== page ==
The first of Cutler’s two picks came on a slant route intended for Josh Morgan with Green Bay playing three-deep zone coverage and Williams lined up over the receiver. Cutler contends that Williams didn’t line up inside of Morgan and simply jumped the route, deflecting the ball to Matthews for the interception, which the linebacker returned 40 yards.
Williams, in fact, was playing inside technique on Morgan.
“He made a good play,” Cutler said. “We had the look that we wanted for that route. He steps right into it. The ball was kind of in slow motion for 10 yards and landed right in Clay’s hands. It happens.”
With Green Bay playing a three-deep zone, Cutler didn’t expect Williams to jump Morgan’s slant route because in the film prep leading up to the contest, the Bears didn’t notice the Packers showing such a tendency. Besides that, with Williams responsible for covering a deep third of the field in a three-deep zone, it’s dangerous to sit on routes or to jump them because of the likelihood of getting beaten deep on a double move.
Cutler knew as much. So it came as a bit of a surprise that Williams “decided he was gonna make a play there, and made a play,” the quarterback said.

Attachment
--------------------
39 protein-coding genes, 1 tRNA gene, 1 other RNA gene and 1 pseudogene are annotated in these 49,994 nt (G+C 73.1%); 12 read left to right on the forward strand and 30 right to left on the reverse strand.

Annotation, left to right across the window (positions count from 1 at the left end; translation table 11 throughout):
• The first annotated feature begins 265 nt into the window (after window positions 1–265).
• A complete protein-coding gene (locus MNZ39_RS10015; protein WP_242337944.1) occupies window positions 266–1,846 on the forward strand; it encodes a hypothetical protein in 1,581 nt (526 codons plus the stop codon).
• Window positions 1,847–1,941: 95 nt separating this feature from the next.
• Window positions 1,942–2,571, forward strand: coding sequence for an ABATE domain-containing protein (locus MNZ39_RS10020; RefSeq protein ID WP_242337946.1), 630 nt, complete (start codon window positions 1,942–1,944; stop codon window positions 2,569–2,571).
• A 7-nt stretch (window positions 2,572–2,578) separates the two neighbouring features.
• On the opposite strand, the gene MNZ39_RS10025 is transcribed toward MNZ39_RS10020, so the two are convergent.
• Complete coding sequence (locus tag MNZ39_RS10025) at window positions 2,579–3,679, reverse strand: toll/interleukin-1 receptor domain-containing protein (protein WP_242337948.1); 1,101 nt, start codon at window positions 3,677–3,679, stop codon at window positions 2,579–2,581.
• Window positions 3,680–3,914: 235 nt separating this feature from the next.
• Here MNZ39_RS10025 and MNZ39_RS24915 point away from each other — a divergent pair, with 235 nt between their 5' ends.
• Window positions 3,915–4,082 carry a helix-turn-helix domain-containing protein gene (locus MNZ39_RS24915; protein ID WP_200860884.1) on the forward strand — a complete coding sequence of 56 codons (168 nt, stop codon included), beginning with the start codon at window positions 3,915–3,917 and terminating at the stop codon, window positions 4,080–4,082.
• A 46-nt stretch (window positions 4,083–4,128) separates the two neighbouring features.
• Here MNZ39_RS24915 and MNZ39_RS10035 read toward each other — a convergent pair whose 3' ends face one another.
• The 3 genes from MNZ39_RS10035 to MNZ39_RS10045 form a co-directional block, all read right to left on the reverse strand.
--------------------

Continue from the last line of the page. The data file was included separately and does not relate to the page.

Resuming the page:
"We had the right play on. We had a run called. We got the coverage we wanted, and we weren’t able to turn it into a positive play.”
Instead, it turned into points for the Packers, who capitalized on yet another Cutler pick on Chicago’s next possession because of a miscommunication with Brandon Marshall that set up their final score of the afternoon.
“The cornerback was [playing] inside leverage,” Morgan said. “I should’ve done more to try and bat it down.”
Dixon walked off the field under his own power after the injury, and was examined on the sidelines by athletic trainers before the club made the announcement.
The Bears signed Dixon off the practice squad of the Minnesota Vikings on Sept. 8, and he’s participated in two games. Dixon recovered a fumble that led to a Bears score during the team’s Sept. 22 win on the road against the New York Jets.
Dixon came into the league as a seventh-round pick in May of the Dallas Cowboys. The Cowboys waived Dixon at the end of the preseason.
Allen visited the team facilities briefly on Friday, but was sent home by the athletic training staff to recuperate.
"He’s just back there resting, but you know where I’m going with this," Bears coach Marc Trestman said. "It’s not that things aren’t looking good because he went home. I couldn’t tell you that. I’ll leave it up to the trainers, really the doctors. They have to let us know where he’s at, and hopefully he’ll be ready to go. I really can’t tell you what it is. He just hasn’t been feeling well, and that’s been day to day."
As for Marshall, it’s still unknown whether he will be sufficiently healed from a sprained right ankle suffered in the season opener to make a meaningful contribution to the club’s offense. Marshall was hobbled during the team’s Week 2 matchup at San Francisco, but healthy enough to contribute three touchdown receptions.